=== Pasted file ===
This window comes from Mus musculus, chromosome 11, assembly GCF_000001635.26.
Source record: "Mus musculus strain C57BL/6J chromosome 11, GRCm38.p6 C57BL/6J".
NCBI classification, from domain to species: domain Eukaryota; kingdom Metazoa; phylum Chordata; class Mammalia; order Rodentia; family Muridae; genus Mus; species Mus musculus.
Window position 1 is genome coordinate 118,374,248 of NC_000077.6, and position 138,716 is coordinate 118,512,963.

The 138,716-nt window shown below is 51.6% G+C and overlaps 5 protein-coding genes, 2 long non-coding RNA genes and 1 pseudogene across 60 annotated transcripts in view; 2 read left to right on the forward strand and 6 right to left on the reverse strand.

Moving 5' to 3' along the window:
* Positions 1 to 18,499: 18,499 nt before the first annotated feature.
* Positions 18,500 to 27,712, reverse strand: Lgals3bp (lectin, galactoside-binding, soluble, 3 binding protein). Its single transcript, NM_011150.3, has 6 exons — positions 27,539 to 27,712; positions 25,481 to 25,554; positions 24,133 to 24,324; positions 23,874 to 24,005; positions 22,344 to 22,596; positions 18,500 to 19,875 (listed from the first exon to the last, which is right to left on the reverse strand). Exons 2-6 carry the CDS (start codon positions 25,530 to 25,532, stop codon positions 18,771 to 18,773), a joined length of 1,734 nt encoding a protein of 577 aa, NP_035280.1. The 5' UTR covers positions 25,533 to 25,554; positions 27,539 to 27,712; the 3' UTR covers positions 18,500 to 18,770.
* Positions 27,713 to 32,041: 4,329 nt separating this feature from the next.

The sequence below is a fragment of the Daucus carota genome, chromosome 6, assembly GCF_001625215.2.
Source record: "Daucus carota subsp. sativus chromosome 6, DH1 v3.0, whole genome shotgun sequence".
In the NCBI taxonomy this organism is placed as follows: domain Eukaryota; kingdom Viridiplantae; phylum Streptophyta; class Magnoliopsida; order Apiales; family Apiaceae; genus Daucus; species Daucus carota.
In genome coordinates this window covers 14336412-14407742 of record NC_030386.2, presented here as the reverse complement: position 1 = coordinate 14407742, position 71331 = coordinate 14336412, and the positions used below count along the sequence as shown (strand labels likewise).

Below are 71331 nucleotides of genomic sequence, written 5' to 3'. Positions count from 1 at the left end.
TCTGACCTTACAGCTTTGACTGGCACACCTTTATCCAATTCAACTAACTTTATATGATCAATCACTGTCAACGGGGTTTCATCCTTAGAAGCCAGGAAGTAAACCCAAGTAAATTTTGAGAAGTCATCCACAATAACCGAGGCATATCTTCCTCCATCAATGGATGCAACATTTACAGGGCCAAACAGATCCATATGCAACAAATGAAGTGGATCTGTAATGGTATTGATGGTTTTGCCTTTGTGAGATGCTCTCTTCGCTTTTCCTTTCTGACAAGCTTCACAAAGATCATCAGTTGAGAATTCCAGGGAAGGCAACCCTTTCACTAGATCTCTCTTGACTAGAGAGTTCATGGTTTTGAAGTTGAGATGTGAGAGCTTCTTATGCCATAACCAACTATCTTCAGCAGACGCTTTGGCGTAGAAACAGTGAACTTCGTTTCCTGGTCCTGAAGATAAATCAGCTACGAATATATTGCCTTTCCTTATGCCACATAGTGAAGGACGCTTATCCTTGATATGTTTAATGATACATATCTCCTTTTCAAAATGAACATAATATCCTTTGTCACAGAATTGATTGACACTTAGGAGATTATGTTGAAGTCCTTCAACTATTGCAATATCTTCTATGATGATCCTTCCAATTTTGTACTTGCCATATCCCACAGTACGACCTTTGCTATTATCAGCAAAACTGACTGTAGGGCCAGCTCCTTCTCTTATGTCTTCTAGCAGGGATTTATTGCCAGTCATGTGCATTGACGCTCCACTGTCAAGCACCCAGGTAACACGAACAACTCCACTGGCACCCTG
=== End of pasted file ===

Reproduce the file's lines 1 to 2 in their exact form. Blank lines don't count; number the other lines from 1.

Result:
This window comes from Mus musculus, chromosome 11, assembly GCF_000001635.26.
Source record: "Mus musculus strain C57BL/6J chromosome 11, GRCm38.p6 C57BL/6J".